Becker cites “The Manger” and “Blessed Art Thou Amongst Women” as some of Kasebier’s most creative photographs turned into gravures for Camera Work magazine.
• Edward Steichen (1879-1973) was a native of Luxembourg, who moved with his family to the United States when he was a child. Early on, teachers identified his artistic talents. Eventually he worked as an apprentice at the American Fine Art Company, which resulted in his exposure to photography. In short order, he was exhibiting his photography at shows. According to information at the International Photography Hall of Fame website, he participated in his first show when he was just 19, and the single juror of that show was another famed photographer and practitioners of the photogravure process, Clarence White.
Edward Steichen (American, 1879-1973), Gloria Swanson, photogravure, 1924, printed 1930. Sold for $1,200 + buyer’s premium on Oct. 15, 2016 by Stanford Auctioneers. (LiveAuctioneers/Stanford Auctioneers image)
At the age of 20, Steichen sold his first photographs to none other than Alfred Stieglitz, and a couple years later he joined Stieglitz in forming the Photo-Secession. His work appeared in Vogue, Vanity Fair, and Art et Decoration. Subjects of his portraits included Greta Garbo, Charlie Chaplin, and George Gershwin, among others.
Becker points to works including “The Flatiron,” “J P Morgan,” and “Pond – Moonlight,” as beautiful and innovative examples of Steichen’s work.
• Peter Henry Emerson (1856-1936) began life in Cuba, lived in the United States for a time during his youth, and ultimately moved to England as a teen. His dedication and promotion of the naturalistic approach to photography is at the cornerstone of his career portfolio.
As Becker points out, Emerson was among the first to use photogravure as a means of distributing his photographs. They were included in bound volumes and at least one portfolio. His book titled Naturalistic Photography for Students of the Art was published in 1889. Among the profound statements Emerson makes in this highly sought-after reference is, “Many photographers think they are photographing nature when they are only caricaturing her.”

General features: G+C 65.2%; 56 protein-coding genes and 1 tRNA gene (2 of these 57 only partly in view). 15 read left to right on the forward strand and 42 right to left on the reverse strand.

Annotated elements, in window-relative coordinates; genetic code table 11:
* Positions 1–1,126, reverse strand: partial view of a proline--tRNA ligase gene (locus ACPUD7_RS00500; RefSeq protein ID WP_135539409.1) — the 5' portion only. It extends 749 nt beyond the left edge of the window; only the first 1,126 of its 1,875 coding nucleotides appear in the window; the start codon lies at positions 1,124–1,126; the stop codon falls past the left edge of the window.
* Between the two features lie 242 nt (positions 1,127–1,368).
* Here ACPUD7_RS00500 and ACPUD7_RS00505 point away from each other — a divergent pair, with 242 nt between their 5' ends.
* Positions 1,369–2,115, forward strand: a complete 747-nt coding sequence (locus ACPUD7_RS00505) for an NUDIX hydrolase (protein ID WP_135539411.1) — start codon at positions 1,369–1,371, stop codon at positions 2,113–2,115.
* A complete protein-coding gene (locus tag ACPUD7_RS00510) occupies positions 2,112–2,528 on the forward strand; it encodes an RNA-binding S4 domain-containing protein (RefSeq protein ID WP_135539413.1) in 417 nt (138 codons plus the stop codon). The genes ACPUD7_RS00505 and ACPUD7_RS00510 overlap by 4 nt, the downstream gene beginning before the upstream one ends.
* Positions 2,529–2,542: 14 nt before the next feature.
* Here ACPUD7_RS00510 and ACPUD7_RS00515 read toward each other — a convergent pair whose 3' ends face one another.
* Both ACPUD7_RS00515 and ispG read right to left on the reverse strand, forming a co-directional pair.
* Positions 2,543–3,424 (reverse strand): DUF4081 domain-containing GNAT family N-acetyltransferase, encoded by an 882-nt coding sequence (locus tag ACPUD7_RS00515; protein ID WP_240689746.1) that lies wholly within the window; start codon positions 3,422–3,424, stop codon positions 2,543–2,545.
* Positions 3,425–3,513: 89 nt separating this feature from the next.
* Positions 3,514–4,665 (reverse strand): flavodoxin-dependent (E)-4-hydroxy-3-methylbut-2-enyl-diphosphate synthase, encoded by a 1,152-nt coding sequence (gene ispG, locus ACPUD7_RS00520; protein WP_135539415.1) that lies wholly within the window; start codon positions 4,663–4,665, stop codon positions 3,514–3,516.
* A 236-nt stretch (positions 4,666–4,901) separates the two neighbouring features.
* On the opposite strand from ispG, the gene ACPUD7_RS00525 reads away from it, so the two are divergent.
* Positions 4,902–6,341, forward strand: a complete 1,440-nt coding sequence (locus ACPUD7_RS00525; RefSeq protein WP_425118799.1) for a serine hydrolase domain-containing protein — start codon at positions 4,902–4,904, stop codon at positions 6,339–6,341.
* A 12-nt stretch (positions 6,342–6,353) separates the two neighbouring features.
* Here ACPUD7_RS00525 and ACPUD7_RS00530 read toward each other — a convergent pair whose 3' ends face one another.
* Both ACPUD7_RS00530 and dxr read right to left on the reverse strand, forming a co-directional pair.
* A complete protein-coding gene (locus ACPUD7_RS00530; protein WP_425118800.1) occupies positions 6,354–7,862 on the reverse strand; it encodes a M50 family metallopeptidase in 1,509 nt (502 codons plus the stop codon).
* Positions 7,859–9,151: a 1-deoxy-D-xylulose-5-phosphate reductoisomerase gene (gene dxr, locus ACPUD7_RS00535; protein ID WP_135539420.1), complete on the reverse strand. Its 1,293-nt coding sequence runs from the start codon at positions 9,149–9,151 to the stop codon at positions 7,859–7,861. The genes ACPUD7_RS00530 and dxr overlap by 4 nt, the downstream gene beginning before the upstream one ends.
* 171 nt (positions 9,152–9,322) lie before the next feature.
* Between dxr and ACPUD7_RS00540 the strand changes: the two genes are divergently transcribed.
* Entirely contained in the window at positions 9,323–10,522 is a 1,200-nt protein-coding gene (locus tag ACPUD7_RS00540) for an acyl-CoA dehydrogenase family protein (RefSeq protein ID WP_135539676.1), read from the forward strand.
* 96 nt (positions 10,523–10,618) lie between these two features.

Whether looking for examples by these oft-referenced iconic photographers, or contemporary photographers, Becker says the collector should start by knowing exactly what they are buying — and the best way to do that is to ask questions. He suggests these queries:
- Where did the gravure originate?
- If it was taken from a book or magazine, which one, and how many copies were printed?
- Is it signed by the photographer — and if not, why not?
- Was the intent of the photographer to see it removed from the context of the book and framed on someone’s wall, or was it intended to be seen in a particular order with other illustrations?
- Is there any advantage to purchasing a photogravure of this image over a modern-day print that might, because of improved technology, more accurately capture the nuances of the original (darkroom-made) photograph?
View this week’s Vintage Gravures auction and find your next artwork.
Wm. B. Becker is a journalist, writer, collector and historian of photography. In addition to serving as director of the award-winning online museum The American Museum of Photography, images from his collection have been exhibited at museums in the United States and Europe, and have appeared in numerous publications. His 25-year career in media resulted in four Emmy® Awards and led to two terms as a National Trustee of the National Academy of Television Arts and Sciences. He currently serves on the board of the Michigan Photographic Historical Society.
Online Resources: The American Museum of Photography, Museum of Modern Art, Collectors Weekly, The J. Paul Getty Museum, International Photography Hall of Fame and Museum, Art of the Photogravure